U.S. Pat. No. 4,275,290, which issued to Cielo et al., discloses a liquid ink printing system in which ink is supplied to a reservoir at a predetermined pressure and retained in orifices by surface tension until the surface tension is reduced by heat from an electrically energized resistive heater, which causes ink to issue from the orifice and to thereby contact a paper receiver. This system requires that the ink be designed so as to exhibit a change, preferably large, in surface tension with temperature. The paper receiver must also be in close proximity to the orifice in order to separate the drop from the orifice.
U.S. Pat. No. 4,166,277, which also issued to Cielo et al., discloses a related liquid ink printing system in which ink is supplied to a reservoir at a predetermined pressure and retained in orifices by surface tension. The surface tension is overcome by the electrostatic force produced by a voltage applied to one or more electrodes which lie in an array above the ink orifices, causing ink to be ejected from selected orifices and to contact a paper receiver. The extent of ejection is claimed to be very small in the above Cielo patents, as opposed to an "ink jet", contact with the paper being the primary means of printing an ink drop. This system is disadvantageous, in that a plurality of high voltages must be controlled and communicated to the electrode array. Also, the electric fields between neighboring electrodes interfere with one another. Further, the fields required are larger than desired to prevent arcing, and the variable characteristics of the paper receiver such as thickness or dampness can cause the applied field to vary.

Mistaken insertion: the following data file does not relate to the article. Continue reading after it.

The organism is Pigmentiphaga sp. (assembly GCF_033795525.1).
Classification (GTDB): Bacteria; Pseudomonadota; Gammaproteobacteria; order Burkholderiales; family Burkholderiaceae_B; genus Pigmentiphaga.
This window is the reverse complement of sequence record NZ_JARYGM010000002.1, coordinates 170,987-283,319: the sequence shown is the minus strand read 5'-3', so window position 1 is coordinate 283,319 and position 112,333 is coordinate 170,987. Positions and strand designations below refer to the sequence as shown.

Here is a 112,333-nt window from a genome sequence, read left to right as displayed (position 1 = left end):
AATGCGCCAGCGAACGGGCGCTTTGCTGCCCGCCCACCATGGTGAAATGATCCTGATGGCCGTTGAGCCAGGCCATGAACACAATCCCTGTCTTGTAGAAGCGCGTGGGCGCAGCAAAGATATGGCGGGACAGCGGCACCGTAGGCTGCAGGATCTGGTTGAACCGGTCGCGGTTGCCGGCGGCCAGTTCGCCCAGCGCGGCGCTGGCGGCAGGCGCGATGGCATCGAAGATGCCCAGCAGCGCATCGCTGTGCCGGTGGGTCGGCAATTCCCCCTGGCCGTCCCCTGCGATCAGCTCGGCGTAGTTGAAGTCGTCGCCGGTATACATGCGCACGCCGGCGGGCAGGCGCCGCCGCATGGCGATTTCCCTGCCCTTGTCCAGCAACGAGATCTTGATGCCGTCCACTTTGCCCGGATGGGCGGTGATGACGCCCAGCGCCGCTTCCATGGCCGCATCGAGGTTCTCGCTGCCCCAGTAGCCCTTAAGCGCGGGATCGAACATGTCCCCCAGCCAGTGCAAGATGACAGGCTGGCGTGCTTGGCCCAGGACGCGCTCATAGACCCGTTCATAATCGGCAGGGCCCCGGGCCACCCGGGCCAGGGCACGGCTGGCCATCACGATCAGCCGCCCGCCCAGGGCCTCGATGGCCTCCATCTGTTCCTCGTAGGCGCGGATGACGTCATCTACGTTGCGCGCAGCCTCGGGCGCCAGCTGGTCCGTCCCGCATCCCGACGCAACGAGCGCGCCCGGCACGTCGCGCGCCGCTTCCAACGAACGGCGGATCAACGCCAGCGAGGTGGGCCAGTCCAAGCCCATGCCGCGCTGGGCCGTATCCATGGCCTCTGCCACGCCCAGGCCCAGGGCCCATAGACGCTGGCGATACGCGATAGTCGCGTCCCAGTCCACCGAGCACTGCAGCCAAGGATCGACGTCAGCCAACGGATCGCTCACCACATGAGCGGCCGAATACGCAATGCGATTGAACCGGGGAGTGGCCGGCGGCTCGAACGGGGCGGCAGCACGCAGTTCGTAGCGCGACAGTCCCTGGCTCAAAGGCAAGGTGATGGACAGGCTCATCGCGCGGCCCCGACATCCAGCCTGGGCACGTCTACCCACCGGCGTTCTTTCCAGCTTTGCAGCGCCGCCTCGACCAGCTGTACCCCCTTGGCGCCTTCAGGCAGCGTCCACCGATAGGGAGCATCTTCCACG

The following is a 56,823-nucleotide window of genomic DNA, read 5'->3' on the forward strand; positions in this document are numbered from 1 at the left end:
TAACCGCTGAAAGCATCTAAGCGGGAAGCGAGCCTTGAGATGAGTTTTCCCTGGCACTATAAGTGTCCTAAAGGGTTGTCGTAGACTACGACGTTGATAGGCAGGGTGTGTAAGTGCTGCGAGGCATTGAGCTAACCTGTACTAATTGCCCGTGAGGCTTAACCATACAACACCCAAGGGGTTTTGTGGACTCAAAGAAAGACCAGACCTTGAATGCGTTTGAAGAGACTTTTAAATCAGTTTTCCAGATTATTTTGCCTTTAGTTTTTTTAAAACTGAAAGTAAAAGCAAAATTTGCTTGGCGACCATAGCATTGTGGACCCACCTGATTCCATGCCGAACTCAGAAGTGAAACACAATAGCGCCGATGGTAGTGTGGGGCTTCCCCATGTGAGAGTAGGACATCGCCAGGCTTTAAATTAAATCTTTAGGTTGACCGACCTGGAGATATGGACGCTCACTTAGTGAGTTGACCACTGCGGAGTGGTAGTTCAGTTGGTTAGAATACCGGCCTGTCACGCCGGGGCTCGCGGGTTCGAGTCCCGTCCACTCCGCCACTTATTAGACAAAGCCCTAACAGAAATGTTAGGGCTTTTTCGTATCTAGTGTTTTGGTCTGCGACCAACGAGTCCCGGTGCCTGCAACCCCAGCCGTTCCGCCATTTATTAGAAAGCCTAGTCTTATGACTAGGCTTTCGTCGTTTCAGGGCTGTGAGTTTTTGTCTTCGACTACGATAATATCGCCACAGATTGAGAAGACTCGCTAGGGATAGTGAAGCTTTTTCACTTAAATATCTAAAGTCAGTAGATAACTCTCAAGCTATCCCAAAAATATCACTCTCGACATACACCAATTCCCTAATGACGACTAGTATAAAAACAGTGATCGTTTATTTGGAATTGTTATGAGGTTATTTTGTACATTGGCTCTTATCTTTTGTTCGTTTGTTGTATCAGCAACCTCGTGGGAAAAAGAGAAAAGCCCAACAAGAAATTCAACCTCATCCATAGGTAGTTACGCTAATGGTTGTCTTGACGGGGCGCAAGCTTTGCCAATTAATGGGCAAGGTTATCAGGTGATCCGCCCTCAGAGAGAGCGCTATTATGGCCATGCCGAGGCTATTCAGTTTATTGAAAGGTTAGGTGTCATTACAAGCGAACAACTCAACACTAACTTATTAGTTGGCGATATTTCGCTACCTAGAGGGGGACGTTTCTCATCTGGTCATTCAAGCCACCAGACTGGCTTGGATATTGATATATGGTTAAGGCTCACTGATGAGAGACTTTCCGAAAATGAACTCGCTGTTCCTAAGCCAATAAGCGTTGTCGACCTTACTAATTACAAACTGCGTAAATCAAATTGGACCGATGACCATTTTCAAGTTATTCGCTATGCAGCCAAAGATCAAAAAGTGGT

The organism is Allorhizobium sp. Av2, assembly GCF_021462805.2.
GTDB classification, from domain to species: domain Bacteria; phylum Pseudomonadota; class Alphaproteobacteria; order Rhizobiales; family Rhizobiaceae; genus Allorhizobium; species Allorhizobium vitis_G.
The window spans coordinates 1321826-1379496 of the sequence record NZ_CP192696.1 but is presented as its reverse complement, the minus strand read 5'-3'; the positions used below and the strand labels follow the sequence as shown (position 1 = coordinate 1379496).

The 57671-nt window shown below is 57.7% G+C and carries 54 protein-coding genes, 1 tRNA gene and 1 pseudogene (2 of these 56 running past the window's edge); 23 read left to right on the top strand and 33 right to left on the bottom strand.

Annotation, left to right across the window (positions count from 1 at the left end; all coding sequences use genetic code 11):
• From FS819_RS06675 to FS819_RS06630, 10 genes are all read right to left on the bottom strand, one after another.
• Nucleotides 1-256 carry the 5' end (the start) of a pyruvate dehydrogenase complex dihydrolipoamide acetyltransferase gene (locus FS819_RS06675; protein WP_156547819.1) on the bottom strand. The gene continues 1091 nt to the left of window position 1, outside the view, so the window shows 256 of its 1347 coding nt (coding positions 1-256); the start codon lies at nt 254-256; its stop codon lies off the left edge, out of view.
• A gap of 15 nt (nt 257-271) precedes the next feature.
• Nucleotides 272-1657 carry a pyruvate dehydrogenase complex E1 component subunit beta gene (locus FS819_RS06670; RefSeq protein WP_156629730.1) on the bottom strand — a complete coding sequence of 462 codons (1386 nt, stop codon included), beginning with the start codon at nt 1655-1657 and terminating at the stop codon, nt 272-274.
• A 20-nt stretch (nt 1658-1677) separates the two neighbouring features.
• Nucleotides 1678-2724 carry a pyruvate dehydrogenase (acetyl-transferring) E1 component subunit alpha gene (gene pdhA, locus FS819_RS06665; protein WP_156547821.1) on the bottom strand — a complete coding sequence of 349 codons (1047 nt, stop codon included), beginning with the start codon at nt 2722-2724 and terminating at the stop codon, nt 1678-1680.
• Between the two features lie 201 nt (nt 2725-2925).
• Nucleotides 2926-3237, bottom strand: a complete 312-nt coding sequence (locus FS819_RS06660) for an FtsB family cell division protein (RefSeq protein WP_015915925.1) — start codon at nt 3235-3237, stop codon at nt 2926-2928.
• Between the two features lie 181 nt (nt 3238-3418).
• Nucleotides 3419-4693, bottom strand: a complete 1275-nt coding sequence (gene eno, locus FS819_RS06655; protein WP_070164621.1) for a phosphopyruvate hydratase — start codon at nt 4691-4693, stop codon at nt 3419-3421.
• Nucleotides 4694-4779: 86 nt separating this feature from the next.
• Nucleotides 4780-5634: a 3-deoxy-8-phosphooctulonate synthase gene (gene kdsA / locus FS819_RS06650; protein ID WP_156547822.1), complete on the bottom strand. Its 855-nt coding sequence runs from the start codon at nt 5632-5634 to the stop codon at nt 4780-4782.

In U.S. Patent No. 4,751,531, which issued to Saito, a heater is located below the meniscus of ink contained between two opposing walls. The heater causes, in conjunction with an electrostatic field applied by an electrode located near the heater, the ejection of an ink drop. There are a plurality of heater/electrode pairs, but there is no orifice array. The force on the ink causing drop ejection is produced by the electric field, but this force is alone insufficient to cause drop ejection. That is, the heat from the heater is also required to reduce either the viscous drag and/or the surface tension of the ink in the vicinity of the heater before the electric field force is sufficient to cause drop ejection. The use of an electrostatic force alone requires high voltages. This system is thus disadvantageous in that a plurality of high voltages must be controlled and communicated to the electrode array. Also the lack of an orifice array reduces the density and controllability of ejected drops.